In Kashmir people vanish and land in unmarked graves. There is every possible link of unidentified dead bodies being buried in various unmarked graves with the victims of enforced disappearances. The UN has warned India many a times that Kashmiri families have the right to know the truth of how, when, where and why a disappeared person is found dead, the right to have the remains of their loved ones and to give them the burial rights in accordance with the International Humans Rights Charter, traditions, culture and religion of the said area. Ironically all have turned a deaf ear to the plight of the Kashmiris while India shamefully still champions herself as the largest democracy of the world and a peace loving country. Most often these missing persons all over the world particularly in Kashmir are referred to as some mysterious ghostly creatures spiriting between life and death. There appears to be law of the jungle prevailing in Indian Occupied Kashmir. The question is that can the world really afford to remain indifferent to such forms of consistent crimes of making human beings invisible which is by far worse than all forms of slavery, arbitrary detention, genocide, torture, ethnic discrimination, slave trade and murder. The voiceless cry from the missing persons of the Kashmir Valley is: When will the world listen and respond to cries of millions who have gone missing in Indian Occupied Kashmir?

 

The writer is Chairperson of Peace and Culture Organization and wife of Kashmiri freedom fighter Yasin Malik.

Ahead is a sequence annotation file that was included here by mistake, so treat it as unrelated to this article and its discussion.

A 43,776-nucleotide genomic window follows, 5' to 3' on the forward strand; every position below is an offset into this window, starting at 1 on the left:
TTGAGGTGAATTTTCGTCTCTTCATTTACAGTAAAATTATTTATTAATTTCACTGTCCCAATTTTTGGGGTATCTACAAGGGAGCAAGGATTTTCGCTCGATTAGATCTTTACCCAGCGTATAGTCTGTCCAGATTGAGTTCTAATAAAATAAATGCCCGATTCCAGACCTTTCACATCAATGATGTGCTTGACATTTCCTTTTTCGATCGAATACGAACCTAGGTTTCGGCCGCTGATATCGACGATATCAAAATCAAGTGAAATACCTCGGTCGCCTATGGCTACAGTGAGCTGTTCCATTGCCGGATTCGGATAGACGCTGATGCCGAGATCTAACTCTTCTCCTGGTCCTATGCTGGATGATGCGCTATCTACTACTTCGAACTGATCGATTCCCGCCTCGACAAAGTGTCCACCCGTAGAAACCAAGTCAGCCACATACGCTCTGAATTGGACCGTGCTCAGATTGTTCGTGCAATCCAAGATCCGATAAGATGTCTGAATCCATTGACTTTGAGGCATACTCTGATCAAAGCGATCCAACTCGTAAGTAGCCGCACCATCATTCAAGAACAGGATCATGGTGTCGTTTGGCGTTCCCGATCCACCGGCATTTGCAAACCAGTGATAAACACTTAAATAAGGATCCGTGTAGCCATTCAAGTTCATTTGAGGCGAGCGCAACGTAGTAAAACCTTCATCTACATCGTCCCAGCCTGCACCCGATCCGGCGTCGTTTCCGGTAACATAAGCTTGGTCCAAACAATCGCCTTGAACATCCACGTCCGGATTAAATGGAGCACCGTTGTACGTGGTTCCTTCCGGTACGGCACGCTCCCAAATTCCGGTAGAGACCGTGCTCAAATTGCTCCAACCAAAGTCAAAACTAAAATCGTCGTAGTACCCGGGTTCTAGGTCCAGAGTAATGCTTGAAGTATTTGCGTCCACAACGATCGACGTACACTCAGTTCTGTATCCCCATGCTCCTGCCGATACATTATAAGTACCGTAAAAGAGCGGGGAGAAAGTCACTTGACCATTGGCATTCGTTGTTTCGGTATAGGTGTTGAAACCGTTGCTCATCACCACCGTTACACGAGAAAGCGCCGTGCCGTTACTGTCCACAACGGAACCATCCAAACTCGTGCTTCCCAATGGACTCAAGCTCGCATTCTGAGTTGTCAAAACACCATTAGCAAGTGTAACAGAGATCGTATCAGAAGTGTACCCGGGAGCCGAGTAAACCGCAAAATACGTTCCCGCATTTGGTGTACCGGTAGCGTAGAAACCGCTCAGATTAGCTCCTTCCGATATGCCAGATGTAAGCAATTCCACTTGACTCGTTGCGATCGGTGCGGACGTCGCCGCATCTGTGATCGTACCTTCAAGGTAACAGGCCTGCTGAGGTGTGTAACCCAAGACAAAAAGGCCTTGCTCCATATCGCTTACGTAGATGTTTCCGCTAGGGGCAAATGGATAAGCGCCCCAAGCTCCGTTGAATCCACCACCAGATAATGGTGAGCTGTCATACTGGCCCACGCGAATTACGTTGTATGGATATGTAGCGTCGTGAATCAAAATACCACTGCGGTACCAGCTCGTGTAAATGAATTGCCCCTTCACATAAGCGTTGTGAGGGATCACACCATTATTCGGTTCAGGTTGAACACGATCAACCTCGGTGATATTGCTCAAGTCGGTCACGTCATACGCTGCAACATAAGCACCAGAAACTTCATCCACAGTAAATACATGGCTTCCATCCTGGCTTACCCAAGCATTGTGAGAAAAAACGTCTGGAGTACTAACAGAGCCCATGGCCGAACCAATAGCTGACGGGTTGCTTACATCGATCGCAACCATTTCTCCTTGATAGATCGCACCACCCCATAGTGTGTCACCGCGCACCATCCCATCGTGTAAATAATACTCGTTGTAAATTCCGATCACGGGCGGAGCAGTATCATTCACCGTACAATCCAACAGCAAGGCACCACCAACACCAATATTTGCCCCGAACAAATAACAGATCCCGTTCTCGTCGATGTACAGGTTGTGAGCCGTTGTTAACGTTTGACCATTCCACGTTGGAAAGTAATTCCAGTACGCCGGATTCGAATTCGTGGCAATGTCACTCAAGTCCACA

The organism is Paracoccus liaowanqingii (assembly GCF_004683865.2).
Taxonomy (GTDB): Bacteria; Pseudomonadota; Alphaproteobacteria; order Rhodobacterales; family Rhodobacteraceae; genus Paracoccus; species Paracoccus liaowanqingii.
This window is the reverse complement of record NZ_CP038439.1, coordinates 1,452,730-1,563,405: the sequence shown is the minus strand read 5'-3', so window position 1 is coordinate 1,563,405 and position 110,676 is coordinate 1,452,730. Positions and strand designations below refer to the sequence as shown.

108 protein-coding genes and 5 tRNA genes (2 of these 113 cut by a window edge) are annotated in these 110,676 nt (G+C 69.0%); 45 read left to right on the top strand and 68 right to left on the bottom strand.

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Twitter: @MushaalMullick

 
09
January

Reigniting the Water Wars

Written By: Dr. Huma Baqai

In the event of a war, states are entitled to suspend treaties, including diplomatic relations by invoking Article 62 of the Vienna Convention. If India or Pakistan consider revoking the treaty, it is itself signaling an act of war. This will equip both the countries with the right under international law to take up any other coercive or non-coercive measure as an act of reprisal. This is not a pretty picture. Perhaps India should also be mindful of the fact that China is an upper-riparian country in Indus and Brahmaputra basins.

What’s ticking between Pakistan and India is not the nuclear bomb, but the water bomb. For years international relations strategists have warned that wars in the future would be over resources. Post-recent tensions in South Asia, Prime Minister Narendera Modi suspended meetings of the committee that oversees water sharing between India and Pakistan, using water as a diplomatic weapon. International experts are of the view that Delhi is using the water issue to put pressure on Pakistan in the dispute over Kashmir. The Indian strategy is to build huge storage facilities and canals over and around the rivers that flow through Indian administered Kashmir but most of the water is allotted to Pakistan under the Indus Water Treaty. The 56 year old treaty is under strain, and Modi’s stance and strategy is not conducive to its continuity. Like it is said, sharing the waters of the Cauvery has been an issue for decades but it is particularly contentious now. The latest development is that Pakistan has yet again approached the World Bank to address the violation of the Treaty by India. India has successfully stalled the appointment of the chairman of the Arbitration Court of Justice, which Pakistan had requested, by immediately moving in with a request for a neutral expert.